The French National Assembly has adopted a bill allowing the authorities to access and gather internet user data without judicial approval. The bill has been slammed by activists as going “against the principles of democracy.”
The legislation is part of the 2014-2019 Defense Appropriation
Legislatures. Article 13 of the bill expands French powers to
monitor and collect internet user data in real time without
judicial oversight. It requires internet services providers
(ISPs) and content hosting companies such as Dailymotion and
YouTube to feed lawmakers with details of user activities.
French socialist parties and the radical left voted for the proposed legislature. The environmentalist groups and the Left Front voted against the proposal. Tuesday’s draft, presented by Jean-Yves Le Drian, the Minister of Defense, is an extension of the White Paper on French Defense and National Security that the country’s Senate passed on 21 October.
The Senate could consider the second reading of the bill in mid-December, while the Assembly have its second reading in January.
Currently in France, authorities are required to apply for a warrant to access this information – a process that usually takes several months.
Under the new legislation, access to data would be approved by an
appointee of the prime minister for periods of up to 30 days, and
would be renewable.
The legislation has attracted the ire of civil rights groups, who
have slammed it as an affront to civil liberties. French think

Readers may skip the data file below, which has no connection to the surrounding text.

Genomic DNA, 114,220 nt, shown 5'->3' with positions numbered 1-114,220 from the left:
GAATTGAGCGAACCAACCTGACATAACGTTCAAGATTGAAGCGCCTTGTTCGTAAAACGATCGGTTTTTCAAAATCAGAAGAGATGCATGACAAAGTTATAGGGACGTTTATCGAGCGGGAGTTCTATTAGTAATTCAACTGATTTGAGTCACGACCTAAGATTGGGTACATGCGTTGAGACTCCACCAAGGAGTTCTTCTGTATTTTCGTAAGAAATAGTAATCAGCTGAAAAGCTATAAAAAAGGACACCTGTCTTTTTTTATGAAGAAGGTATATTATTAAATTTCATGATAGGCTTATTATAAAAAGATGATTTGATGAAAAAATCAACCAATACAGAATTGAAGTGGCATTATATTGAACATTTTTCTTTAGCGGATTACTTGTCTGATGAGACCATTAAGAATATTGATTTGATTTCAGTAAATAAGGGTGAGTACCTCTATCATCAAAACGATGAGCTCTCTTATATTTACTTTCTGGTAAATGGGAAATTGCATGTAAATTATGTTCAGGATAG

tank Renaissance Numerique condemned Article 13 of the bill in a
statement on its website.
“Relaxing the conditions of access to personal user data on
the internet goes against individual freedoms,” Etienne
Drouard, a lawyer specializing in communications law, told
As well as being a victim of the NSA’s spying programs, the
French government also collaborated with the American spy agency,
handing over data gathered abroad. Whistleblower Edward Snowden’s
leaks revealed that the NSA had gathered unprecedented
amounted of metadata in France, recording around 70 million phone
calls between December 2012 and January 2013.
President of Renaissance Numerique Guillaume Buffet issued a
statement saying that in light of Snowden’s massive spy
revelations measures must be taken to safeguard privacy on the
“A number of actors are attempting to turn the internet into
something it is not – a tool to violate personal liberties,”
Buffet said. “The internet is an extraordinary social,
political and economic accelerator, in spite of what some may try
and make us believe.”